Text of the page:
it doesn't get in the way of anything important; and from a brand/marketing perspective it could be used to prove TF is the exact opposite of what it's been - legit - new thread, new discussions, from real users; and not a bunch of spam.
Thank you, Derek. I made a decision yesterday to fly with Discourse and already purchased a server where things are going to be tested and ported.

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06-20-2017, 11:34 AM
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Artashes, you have to have faith that old and worthwhile information in discussions, or entire discussions, for that matter, will re-emerge organically in the new platform, whichever one you choose.

I say this based on my more-than-a-decade experience teaching business management in online programs. I learned that there is no need to seed discussions before the course opens, as someone will always ask those critical questions. In addition I believe there is some value to redefining those critical questions by asking them anew, and some advantage to having them answered by someone likely to be monitoring the discussion (and so available for follow-up questions).

This wouldn't solve the issues around such questions as "help! the taxman is auditing me! what should I do?" but IMO that's an issue of how to ask a question, and not how to provide a useful answer.


Is there a way you could simply archive all of the current platform?

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06-20-2017, 01:56 PM
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Originally Posted by Lowengard View Post
I learned that there is no need to seed discussions before the course opens, as someone will always ask those critical questions. In addition I believe there is some value to redefining those critical questions by asking them anew, and some advantage to having them answered by someone likely to be monitoring the discussion (and so available for follow-up questions).

Is there a way you could simply archive all of the current platform?
In regard to archiving, I have to discuss what's possible with the developer.

However, if your proposal is to completely leave all content behind and starting with a blank sheet, I am worried about that move for a few reasons. Apart from a ton of great early content that will help us get some organic traffic and ranking in the engines, we still have hundreds of old members, some of whom might give the community a chance if they see real changes taking place. These are the members who at some point have given up on TF, but they are also the ones who built the community. If we were to strip them of their status by removing/archiving content, this might lead to them being upset.

Between the two (removing content and archiving), I of course pick archiving. The simplest way to achieve that would be to lock old discussions so they do not get bumped if someone where to decide to reply to them. That way we'll have members generating new discussions, even if those critical questions are the same. Times have changed, solutions have changed, so on that I agree with you.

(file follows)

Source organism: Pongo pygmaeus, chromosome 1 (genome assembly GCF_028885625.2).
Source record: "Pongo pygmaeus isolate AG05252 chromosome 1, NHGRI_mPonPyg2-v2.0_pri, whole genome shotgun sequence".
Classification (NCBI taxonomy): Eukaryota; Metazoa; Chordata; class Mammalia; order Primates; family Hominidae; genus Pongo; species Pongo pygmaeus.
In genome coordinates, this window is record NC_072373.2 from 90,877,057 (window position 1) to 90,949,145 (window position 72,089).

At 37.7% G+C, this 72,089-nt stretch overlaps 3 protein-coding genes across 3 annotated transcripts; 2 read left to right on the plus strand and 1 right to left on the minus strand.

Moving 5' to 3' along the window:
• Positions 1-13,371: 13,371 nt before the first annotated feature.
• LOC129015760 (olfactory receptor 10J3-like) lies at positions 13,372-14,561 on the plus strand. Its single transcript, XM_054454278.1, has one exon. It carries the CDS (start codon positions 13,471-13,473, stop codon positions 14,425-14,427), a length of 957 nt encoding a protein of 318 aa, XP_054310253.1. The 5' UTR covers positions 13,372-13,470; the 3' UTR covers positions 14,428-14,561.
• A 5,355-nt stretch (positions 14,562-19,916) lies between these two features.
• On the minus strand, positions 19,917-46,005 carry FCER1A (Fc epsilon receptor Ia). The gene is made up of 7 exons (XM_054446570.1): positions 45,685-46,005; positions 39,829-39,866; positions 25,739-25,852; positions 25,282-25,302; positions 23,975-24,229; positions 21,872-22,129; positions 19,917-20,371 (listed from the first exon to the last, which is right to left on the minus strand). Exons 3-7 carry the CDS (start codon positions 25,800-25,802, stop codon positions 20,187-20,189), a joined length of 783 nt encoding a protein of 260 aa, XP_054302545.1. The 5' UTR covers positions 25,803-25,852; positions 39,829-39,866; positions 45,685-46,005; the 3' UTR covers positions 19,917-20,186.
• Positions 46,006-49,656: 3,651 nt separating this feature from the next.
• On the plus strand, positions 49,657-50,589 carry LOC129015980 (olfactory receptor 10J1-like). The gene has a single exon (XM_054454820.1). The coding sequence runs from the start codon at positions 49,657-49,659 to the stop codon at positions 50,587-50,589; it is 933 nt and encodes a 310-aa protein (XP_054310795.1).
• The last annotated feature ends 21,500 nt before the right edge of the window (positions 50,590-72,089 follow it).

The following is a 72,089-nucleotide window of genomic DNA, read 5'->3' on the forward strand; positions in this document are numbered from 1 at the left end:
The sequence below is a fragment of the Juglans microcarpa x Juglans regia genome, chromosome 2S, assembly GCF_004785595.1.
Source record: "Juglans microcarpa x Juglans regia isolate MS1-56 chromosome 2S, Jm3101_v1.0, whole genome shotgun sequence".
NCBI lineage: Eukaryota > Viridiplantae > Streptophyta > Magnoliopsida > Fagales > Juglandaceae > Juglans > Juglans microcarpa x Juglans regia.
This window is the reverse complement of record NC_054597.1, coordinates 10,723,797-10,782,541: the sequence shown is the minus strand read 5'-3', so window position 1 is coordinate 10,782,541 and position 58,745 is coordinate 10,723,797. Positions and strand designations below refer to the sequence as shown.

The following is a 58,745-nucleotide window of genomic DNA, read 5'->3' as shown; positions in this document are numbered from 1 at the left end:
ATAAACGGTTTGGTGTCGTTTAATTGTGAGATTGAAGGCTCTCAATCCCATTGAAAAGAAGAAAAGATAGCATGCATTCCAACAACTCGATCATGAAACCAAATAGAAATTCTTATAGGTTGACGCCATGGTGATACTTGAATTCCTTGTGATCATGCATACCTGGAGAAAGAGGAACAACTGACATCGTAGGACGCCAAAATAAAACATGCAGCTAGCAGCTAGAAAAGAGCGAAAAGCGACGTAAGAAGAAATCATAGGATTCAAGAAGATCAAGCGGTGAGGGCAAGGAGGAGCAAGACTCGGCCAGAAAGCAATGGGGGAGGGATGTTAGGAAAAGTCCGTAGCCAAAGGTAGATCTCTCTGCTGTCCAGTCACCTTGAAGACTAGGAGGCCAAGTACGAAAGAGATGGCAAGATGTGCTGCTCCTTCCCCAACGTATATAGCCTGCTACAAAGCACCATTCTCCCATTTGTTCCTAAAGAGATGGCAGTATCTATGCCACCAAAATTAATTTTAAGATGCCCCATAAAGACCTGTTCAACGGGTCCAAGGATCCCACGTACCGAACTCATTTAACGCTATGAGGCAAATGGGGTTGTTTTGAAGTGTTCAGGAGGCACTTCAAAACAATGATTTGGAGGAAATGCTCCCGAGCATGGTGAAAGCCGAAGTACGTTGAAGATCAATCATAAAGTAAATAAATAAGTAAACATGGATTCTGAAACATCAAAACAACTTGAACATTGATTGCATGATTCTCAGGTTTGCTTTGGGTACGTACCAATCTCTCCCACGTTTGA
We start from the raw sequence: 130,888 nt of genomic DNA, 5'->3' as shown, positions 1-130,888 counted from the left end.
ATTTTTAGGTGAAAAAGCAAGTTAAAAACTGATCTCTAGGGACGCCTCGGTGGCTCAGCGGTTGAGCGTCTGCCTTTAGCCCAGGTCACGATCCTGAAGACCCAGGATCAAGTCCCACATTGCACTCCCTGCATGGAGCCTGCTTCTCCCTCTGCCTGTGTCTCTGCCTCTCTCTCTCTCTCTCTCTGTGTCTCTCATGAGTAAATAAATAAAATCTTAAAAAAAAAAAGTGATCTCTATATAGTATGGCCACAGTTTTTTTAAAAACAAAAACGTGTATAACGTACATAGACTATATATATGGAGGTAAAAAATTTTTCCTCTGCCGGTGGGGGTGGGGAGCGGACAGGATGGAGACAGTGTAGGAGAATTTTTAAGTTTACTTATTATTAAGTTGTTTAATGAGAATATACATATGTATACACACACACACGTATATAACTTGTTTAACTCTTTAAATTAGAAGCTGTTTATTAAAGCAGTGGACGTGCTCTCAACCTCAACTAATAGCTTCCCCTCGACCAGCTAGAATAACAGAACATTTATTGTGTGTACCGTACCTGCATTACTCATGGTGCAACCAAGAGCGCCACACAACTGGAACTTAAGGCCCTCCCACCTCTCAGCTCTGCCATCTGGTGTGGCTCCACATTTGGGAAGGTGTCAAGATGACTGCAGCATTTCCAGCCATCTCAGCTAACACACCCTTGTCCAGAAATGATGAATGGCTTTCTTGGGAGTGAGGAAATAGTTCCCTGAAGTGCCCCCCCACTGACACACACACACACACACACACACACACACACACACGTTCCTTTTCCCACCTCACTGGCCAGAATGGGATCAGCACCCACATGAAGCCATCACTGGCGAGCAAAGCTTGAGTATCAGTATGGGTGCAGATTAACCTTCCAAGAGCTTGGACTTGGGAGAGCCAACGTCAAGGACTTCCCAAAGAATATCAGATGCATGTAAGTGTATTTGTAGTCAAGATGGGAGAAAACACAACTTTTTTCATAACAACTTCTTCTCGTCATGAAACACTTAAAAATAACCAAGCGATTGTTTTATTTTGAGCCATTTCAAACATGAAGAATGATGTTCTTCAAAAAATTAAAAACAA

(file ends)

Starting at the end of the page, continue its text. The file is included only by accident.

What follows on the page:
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06-22-2017, 12:00 AM
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To me it seems like traditional forums like this one (vbulletin, phpbb, ipb) are just past their time. Lots of forums I used to go to are dead or gone. Some traditional forums seem to still be going but have gotten pretty slow. Just seems to be the current state of the internet with social media, youtube, reddit etc.

Hopefully some radical changes can do something.

It almost might be a better idea to just wipe the slate and start fresh. You could take this vbulletin install and keep it in it's current location, but make it read only/archive (if vbulletin even has this feature, might have to just disable all permissions edit/post/reply/register/etc). Transfer all the user data to the new platform. Have a big banner saying this forum is archived here is a link to the new community if someone comes from an old link.

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06-23-2017, 01:03 AM
#20
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Originally Posted by mikeroq View Post
To me it seems like traditional forums like this one (vbulletin, phpbb, ipb) are just past their time.
[...]
Hopefully some radical changes can do something.
[...]
It almost might be a better idea to just wipe the slate and start fresh. You could take this vbulletin install and keep it in it's current location, but make it read only/archive
Hey @mikeroq! I am glad to hear some concrete suggestions. I am not sure if you had the chance to read through this thread where I explained what we've already done and what needs to still be done, but we are basically going along these lines.

Discourse has been a bit of a pain in the butt (we had to attract an expert in the software to help with certain things), but we are going forward. We have a test server with Digital Ocean running. I find Discourse to be an excellent new platform we can confidently work with.

We have also removed nearly 10,000 accounts (and still removing) and plan on repositioning TalkFreelance to certain markets only. We are likely to launch with no Marketplace.

Finally, there is a solution to archive all existing forums to prevent them from spilling back into conversation. Since Discourse flows differently than a traditional forum, old conversations will serve as nothing more than seeding ground for search engines and organic traffic, while only fresh new content will be served first.

I can't tell you exactly when the new forum will kick into action, but I know we aren't that far from it either.